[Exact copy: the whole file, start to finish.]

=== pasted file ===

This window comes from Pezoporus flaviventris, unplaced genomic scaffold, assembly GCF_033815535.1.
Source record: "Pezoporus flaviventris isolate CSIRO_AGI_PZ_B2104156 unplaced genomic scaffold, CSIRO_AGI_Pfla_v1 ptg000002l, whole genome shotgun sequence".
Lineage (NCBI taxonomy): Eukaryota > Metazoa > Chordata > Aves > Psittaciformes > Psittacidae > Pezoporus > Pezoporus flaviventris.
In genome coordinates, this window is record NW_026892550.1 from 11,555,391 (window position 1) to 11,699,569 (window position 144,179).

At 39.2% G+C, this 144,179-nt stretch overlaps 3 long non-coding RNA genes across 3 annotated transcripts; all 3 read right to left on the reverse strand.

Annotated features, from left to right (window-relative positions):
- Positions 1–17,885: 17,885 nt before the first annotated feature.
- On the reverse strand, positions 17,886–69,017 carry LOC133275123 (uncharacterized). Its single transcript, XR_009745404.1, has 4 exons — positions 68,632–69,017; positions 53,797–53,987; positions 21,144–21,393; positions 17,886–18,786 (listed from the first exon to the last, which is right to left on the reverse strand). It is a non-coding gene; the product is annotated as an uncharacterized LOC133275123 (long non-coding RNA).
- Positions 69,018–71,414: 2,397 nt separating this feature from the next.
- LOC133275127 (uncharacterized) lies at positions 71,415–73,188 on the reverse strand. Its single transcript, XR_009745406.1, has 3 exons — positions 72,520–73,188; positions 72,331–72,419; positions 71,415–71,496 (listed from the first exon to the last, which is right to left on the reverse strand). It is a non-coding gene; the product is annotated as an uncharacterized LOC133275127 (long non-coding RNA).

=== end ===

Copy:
This window comes from Pezoporus flaviventris, unplaced genomic scaffold, assembly GCF_033815535.1.
Source record: "Pezoporus flaviventris isolate CSIRO_AGI_PZ_B2104156 unplaced genomic scaffold, CSIRO_AGI_Pfla_v1 ptg000002l, whole genome shotgun sequence".
Lineage (NCBI taxonomy): Eukaryota > Metazoa > Chordata > Aves > Psittaciformes > Psittacidae > Pezoporus > Pezoporus flaviventris.
In genome coordinates, this window is record NW_026892550.1 from 11,555,391 (window position 1) to 11,699,569 (window position 144,179).

At 39.2% G+C, this 144,179-nt stretch overlaps 3 long non-coding RNA genes across 3 annotated transcripts; all 3 read right to left on the reverse strand.

Annotated features, from left to right (window-relative positions):
- Positions 1–17,885: 17,885 nt before the first annotated feature.
- On the reverse strand, positions 17,886–69,017 carry LOC133275123 (uncharacterized). Its single transcript, XR_009745404.1, has 4 exons — positions 68,632–69,017; positions 53,797–53,987; positions 21,144–21,393; positions 17,886–18,786 (listed from the first exon to the last, which is right to left on the reverse strand). It is a non-coding gene; the product is annotated as an uncharacterized LOC133275123 (long non-coding RNA).
- Positions 69,018–71,414: 2,397 nt separating this feature from the next.
- LOC133275127 (uncharacterized) lies at positions 71,415–73,188 on the reverse strand. Its single transcript, XR_009745406.1, has 3 exons — positions 72,520–73,188; positions 72,331–72,419; positions 71,415–71,496 (listed from the first exon to the last, which is right to left on the reverse strand). It is a non-coding gene; the product is annotated as an uncharacterized LOC133275127 (long non-coding RNA).